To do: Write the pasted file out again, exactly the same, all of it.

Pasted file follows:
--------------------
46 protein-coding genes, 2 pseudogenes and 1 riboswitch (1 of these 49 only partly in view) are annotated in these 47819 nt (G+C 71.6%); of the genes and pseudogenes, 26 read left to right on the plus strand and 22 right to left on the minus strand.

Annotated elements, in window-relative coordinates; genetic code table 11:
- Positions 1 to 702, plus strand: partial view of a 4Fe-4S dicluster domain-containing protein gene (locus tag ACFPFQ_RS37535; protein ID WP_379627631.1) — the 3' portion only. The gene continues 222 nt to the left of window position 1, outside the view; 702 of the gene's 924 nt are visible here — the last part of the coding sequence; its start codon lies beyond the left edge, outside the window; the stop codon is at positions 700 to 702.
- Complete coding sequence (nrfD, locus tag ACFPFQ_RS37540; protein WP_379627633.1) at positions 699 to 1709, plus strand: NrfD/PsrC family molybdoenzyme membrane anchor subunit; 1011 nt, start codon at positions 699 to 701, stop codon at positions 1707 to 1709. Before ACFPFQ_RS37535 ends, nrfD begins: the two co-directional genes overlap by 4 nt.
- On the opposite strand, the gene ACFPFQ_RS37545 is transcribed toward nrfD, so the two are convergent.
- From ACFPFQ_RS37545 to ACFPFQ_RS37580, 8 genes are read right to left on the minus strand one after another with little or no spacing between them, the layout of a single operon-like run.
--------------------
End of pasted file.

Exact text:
46 protein-coding genes, 2 pseudogenes and 1 riboswitch (1 of these 49 only partly in view) are annotated in these 47819 nt (G+C 71.6%); of the genes and pseudogenes, 26 read left to right on the plus strand and 22 right to left on the minus strand.

Annotated elements, in window-relative coordinates; genetic code table 11:
- Positions 1 to 702, plus strand: partial view of a 4Fe-4S dicluster domain-containing protein gene (locus tag ACFPFQ_RS37535; protein ID WP_379627631.1) — the 3' portion only. The gene continues 222 nt to the left of window position 1, outside the view; 702 of the gene's 924 nt are visible here — the last part of the coding sequence; its start codon lies beyond the left edge, outside the window; the stop codon is at positions 700 to 702.
- Complete coding sequence (nrfD, locus tag ACFPFQ_RS37540; protein WP_379627633.1) at positions 699 to 1709, plus strand: NrfD/PsrC family molybdoenzyme membrane anchor subunit; 1011 nt, start codon at positions 699 to 701, stop codon at positions 1707 to 1709. Before ACFPFQ_RS37535 ends, nrfD begins: the two co-directional genes overlap by 4 nt.
- On the opposite strand, the gene ACFPFQ_RS37545 is transcribed toward nrfD, so the two are convergent.
- From ACFPFQ_RS37545 to ACFPFQ_RS37580, 8 genes are read right to left on the minus strand one after another with little or no spacing between them, the layout of a single operon-like run.